If I think about the path my life had taken, I should be really proud of what I have accomplished, and very, very grateful to the women’s movement for the opportunities I have almost taken for granted.
I decided in high school I enjoyed science enough to study it in college. I also decided I liked the idea of financial independence and the science field paid well. I was accepted at a few universities, including a fancy pants private university (which I ended up turning down for personal reasons).
After college, I worked in 3 different sub-fields of biotechnology – microbiology, forensics and medical genetics, and I really owe a debt of gratitude to the women who worked tirelessly and courageously to pave the way for women like me to achieve great things in their lives.
If you are interested in learning more, The History Channel.com has a whole array of topics on Women’s History Month. You ought to check them out with your daughters.
True, I stay at home at this point in my life, and if I had to do it all again, I still would leave the workforce to be at home with my daughters. But before I did so, I worked for 12 years in the STEM (Science, Technology, Engineering and Math) field, an area most often associated with men, but not all STEM careers are male dominated. For example:
From iSeek Careers article on Women in Science, Technology, Engineering, and Math (STEM)
- Database administrators are 37 percent women.
- Biological scientists are 46 percent women.
- Accountants and auditors are 60 percent women.
- Clinical laboratory technologists are 78 percent women.
- Registered nurses are 91 percent women.
From my own experience in the three biotechnology laboratory settings I worked in, the laboratories were predominantly women. At the microbiology laboratory I worked in, the laboratory supervisors were female. The laboratory director was male. In the crime laboratory I worked in, we had two female supervisors and the department head was female. In the medical genetics laboratory I worked in as a supervisor, I was a female and my laboratory director (who was also principal investigator for the research laboratory) was a female too. In all three jobs, the highest level positions were still held by men, but, I didn’t mind. They still had a great deal of respect for the women in lower level management positions, and honestly, I know the women were where they wanted to be – close to the bench and not in some far remote position.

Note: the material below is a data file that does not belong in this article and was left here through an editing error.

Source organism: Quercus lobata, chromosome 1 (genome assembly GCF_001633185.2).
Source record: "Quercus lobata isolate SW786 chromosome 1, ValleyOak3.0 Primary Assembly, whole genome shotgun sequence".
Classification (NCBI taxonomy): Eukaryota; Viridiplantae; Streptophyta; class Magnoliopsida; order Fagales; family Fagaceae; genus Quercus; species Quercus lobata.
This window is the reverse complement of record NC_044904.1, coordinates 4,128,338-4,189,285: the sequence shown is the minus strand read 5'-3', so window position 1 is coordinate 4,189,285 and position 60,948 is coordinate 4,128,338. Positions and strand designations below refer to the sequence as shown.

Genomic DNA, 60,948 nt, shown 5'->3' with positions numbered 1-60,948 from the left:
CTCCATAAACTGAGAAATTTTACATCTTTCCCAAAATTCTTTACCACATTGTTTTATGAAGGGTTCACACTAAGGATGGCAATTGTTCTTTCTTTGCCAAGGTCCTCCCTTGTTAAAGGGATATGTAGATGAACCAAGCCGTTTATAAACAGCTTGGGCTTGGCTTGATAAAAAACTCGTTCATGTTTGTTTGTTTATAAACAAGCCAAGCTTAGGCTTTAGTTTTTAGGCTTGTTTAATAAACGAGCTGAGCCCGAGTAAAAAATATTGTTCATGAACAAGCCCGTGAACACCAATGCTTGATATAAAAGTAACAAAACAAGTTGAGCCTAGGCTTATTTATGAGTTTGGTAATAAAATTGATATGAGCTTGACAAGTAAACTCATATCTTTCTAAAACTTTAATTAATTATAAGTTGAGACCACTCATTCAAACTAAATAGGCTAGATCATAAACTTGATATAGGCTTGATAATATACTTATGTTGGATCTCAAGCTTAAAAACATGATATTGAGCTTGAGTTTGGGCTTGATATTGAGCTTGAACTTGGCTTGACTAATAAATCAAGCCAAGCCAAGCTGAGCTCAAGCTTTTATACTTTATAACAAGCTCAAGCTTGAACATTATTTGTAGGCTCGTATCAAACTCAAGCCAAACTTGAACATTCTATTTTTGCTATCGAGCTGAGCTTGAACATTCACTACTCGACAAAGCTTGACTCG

I never experienced a sense of limits on what I wanted to do because I was a woman. In fact, I was pleased to be contacted by my first laboratory’s Quality Assurance Manager at the corporate headquarters to work for them as a QA Assistant for their 10 national laboratories. Though, soon it was pretty clear that my heart lay in the laboratory, not knee-deep in SOP writing, document control and statistical number crunching. Thankfully though, the 15 month application, interview, and lie detector test process for the crime lab was complete and I only had to spend six months swimming in paperwork before I got back to the bench.
I’d like to have a few other articles this month regarding women in science, balancing career and family (or not), host that book giveaway I’d been talking about (but had not forgotten) and I’d really wish I could talk to Mayim Bialik. Who’s she? Ms. Bialik is the former Blossom star and regular guest on The Big Bang Theory who is not only an attachment parenting mother of two and author of the book Beyond the Sling: A Real Life Guide to Raising Confident, Loving Children the Attachment Parenting Way (which, by the way, totally rocks, given my feelings on attachment parenting) she is also the holder of a Ph.D. in Neuroscience and wrote her dissertation on “Hypothalamic Regulation in Relation to Maladaptive, Obsessive-Compulsive, Affiliative, and Satiety Behaviors in Prader-Willi Syndrome”. Have I ever mentioned one of my dreams is to get my Ph.D. in neuroscience (and fear it’s much, much too late)? As I understand it, Bialik doesn’t plan any other further work in acadamia (but plays neurobiologist Amy Farrah Fowler on The Big Bang Theory) and I wonder why.
And, what’s more…little does anyone know, one of the genetic tests I ran in my laboratory was the methylation PCR test to screen for Prader-Willi and the DNA analysis of Chromosome 15 to confirm it. Yeah, small freakin’ world.
Anyway, keep an eye out for more posts. Hopefully, it won’t be too long before I do post again.